As parent I can no longer put the words “let” and “go” together without envisioning Elsa doing her ice thing. Sometimes I even sweep around my living room in dramatic fashion just to make my kids cringe if there’s something (each other, most likely!) they need to let go of.
All kidding, singing, and arm sweeping aside, letting go is hard. I know that. For the last decade I have lived life in a seemingly constant state of letting go. Admittedly, I often left claw marks as I was drug away from whatever person, place, thing, that I was unwilling to let go of.
Wednesday, the years of letting go, being flexible, and resilient caught up with me in a way that caught me off guard. My boys are starting their third school in 3 years. My children who have never been the ones to cling to me at the door, hung on for dear life on the blacktop at their new school. As I stood there, sweating through my dress in an effort to hold it together for them, a thousand thoughts raced through my mind-“We can’t move again. I can’t do this again. My children cannot go through this again.”
When it was time for each class to walk with their new teacher to their classrooms, I could only walk with one child. Fortunately, the school staggered the walk times so I could walk with one boy and then race back to the blacktop to walk with the other. As my child was walking with his new class to his new room, he got swept up in the crush of people all eager to see their new room, teacher, and classmates. He looked back at me with a fear in his eyes I haven’t seen at school before and I panicked. I called out to him to tell him I was available for one more hug and one more kiss. When he came rushing out the door, against the current, he fell into me and fell apart. Big tears and a tight hug from a child that rarely lets his emotions be seen. I hugged and soothed and reassured all the while noticing that we were becoming the only ones left outside the classroom.
After what felt like both an eternity and a second his new teacher looked right at me, and said. “It’s your job to let go.” Um, excuse me? You don’t know me or my child or anything about us. How dare you.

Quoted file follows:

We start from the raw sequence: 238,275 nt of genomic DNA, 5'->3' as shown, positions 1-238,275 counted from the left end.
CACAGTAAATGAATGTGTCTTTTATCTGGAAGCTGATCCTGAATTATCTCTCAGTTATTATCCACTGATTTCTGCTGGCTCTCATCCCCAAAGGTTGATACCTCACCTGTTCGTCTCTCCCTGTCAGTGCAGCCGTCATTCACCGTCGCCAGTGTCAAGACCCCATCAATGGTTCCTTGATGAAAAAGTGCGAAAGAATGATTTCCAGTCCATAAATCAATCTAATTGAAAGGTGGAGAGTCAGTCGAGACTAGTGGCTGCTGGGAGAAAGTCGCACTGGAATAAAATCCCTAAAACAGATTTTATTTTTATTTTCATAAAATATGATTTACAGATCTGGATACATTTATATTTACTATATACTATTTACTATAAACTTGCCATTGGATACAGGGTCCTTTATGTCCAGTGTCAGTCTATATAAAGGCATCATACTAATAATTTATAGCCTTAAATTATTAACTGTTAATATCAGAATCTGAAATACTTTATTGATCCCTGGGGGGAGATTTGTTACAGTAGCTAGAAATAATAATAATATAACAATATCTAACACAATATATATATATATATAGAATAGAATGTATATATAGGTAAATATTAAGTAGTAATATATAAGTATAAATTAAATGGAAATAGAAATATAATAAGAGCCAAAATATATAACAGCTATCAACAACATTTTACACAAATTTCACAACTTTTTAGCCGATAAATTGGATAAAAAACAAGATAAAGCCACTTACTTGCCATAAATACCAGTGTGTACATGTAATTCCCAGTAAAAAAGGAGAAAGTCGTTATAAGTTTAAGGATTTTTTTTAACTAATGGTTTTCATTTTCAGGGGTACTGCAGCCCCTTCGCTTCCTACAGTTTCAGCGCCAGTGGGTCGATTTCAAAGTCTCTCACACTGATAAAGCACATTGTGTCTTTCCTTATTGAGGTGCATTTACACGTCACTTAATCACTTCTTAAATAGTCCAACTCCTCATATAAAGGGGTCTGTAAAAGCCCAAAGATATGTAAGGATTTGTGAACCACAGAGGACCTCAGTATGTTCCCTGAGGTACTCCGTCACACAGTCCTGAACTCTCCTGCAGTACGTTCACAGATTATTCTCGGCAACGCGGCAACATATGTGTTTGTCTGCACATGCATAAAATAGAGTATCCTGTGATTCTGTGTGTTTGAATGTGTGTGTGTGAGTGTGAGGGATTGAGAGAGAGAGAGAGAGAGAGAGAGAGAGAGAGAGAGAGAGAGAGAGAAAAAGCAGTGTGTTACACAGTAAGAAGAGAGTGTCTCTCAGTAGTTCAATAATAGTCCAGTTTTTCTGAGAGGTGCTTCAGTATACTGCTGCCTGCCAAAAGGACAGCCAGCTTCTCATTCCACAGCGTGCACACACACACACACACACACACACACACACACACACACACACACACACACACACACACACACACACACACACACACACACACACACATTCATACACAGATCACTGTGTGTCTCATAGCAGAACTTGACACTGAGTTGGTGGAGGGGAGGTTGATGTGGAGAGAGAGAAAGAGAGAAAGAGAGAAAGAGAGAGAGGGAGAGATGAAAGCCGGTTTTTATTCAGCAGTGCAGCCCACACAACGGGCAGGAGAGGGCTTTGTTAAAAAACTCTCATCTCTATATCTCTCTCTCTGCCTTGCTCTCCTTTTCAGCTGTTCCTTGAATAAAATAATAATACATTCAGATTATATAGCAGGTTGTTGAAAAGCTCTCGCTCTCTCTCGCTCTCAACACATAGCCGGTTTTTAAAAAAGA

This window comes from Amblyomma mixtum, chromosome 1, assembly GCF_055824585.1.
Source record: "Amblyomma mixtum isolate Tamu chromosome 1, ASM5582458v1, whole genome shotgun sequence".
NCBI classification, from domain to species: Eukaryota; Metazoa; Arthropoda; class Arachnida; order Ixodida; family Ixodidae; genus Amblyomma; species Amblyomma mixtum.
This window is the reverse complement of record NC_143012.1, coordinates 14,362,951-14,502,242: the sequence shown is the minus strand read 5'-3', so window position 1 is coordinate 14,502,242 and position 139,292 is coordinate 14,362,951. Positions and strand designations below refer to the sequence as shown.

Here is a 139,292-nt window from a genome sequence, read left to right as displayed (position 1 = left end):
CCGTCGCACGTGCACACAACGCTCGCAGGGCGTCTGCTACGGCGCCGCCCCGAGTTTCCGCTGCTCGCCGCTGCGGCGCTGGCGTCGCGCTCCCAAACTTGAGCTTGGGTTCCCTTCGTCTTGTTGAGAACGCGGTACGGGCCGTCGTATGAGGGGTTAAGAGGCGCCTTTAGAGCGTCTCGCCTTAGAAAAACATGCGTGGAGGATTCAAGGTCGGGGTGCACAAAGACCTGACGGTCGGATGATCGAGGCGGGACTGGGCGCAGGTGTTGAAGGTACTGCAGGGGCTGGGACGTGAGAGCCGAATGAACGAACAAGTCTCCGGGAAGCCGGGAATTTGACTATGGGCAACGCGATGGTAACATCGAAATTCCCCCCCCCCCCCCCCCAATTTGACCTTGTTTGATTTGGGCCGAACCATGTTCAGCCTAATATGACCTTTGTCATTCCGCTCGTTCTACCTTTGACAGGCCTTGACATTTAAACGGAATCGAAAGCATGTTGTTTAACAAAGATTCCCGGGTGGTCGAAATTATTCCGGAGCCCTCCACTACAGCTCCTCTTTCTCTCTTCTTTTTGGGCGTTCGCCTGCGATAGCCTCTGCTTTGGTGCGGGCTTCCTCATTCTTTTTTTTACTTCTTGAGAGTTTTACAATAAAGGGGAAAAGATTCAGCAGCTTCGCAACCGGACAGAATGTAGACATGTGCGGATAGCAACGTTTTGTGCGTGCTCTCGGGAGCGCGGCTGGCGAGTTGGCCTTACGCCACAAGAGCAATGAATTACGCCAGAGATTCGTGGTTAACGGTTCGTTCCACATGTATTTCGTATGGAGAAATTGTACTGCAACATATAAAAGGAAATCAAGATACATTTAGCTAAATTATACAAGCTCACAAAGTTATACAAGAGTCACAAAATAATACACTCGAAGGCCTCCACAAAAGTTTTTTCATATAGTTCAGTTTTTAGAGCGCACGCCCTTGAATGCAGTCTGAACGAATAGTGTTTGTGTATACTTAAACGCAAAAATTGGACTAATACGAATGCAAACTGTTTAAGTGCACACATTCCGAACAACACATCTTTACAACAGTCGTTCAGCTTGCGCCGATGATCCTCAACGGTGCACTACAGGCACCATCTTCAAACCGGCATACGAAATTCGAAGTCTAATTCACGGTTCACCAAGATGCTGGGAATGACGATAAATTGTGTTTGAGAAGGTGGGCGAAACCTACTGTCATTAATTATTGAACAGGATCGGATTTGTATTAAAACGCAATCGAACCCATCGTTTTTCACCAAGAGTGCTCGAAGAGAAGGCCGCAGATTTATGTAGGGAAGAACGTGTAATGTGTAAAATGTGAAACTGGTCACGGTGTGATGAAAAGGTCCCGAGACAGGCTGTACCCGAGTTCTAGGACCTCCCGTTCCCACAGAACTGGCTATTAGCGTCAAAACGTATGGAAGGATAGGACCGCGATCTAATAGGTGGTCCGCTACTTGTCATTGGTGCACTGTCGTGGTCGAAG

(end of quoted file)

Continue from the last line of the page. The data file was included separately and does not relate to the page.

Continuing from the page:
I gave one more reassuring hug and kiss and walked toward the entrance of the school fuming. I had half a mind to walk right into the office and request a transfer that minute. But I didn’t. Instead I went home to get ready for my appointment that morning, replaying her words over and over and building a case against a woman I don’t even know.
Thankfully, about thirty minutes into my mental trial of this woman and all her faults, my program kicked in.
Let go and let God.
Five small and simple words. They shut the jury in my head up long enough for me to realize the truth in this recovery slogan. If I never let go, if I hold onto all the control, I can never let God do His job. My job that day was in fact to let go-to let go of all my own fear and doubts that things were not as they should be, to physically let go of my child so he could start a brand new adventure, and to let go of all the ideas I had about a woman I don’t even know. God’s job was everything else.
Sometimes I want to do God’s job-all of it. I think I’m really good at it too. Managing all the things for all the people. The truth is my job is only to let go-to let go long enough for God to do His job and send me down the path I should go.